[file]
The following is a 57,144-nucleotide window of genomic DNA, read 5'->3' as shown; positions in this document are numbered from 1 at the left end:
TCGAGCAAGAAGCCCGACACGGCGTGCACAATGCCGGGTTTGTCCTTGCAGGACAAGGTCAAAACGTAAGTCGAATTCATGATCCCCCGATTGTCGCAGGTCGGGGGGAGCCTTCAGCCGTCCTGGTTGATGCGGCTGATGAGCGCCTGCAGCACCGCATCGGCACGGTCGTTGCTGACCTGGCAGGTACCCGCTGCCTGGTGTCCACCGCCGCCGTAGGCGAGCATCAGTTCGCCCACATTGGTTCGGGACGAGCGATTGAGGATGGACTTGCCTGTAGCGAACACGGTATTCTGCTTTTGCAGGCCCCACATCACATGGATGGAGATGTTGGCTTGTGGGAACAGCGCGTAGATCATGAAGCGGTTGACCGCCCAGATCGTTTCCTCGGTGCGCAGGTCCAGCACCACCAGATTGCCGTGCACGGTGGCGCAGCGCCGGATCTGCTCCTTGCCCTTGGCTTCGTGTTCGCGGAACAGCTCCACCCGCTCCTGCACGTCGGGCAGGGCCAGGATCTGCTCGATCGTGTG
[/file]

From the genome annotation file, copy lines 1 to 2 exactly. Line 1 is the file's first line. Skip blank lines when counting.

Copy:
The following is a 57,144-nucleotide window of genomic DNA, read 5'->3' as shown; positions in this document are numbered from 1 at the left end:
TCGAGCAAGAAGCCCGACACGGCGTGCACAATGCCGGGTTTGTCCTTGCAGGACAAGGTCAAAACGTAAGTCGAATTCATGATCCCCCGATTGTCGCAGGTCGGGGGGAGCCTTCAGCCGTCCTGGTTGATGCGGCTGATGAGCGCCTGCAGCACCGCATCGGCACGGTCGTTGCTGACCTGGCAGGTACCCGCTGCCTGGTGTCCACCGCCGCCGTAGGCGAGCATCAGTTCGCCCACATTGGTTCGGGACGAGCGATTGAGGATGGACTTGCCTGTAGCGAACACGGTATTCTGCTTTTGCAGGCCCCACATCACATGGATGGAGATGTTGGCTTGTGGGAACAGCGCGTAGATCATGAAGCGGTTGACCGCCCAGATCGTTTCCTCGGTGCGCAGGTCCAGCACCACCAGATTGCCGTGCACGGTGGCGCAGCGCCGGATCTGCTCCTTGCCCTTGGCTTCGTGTTCGCGGAACAGCTCCACCCGCTCCTGCACGTCGGGCAGGGCCAGGATCTGCTCGATCGTGTG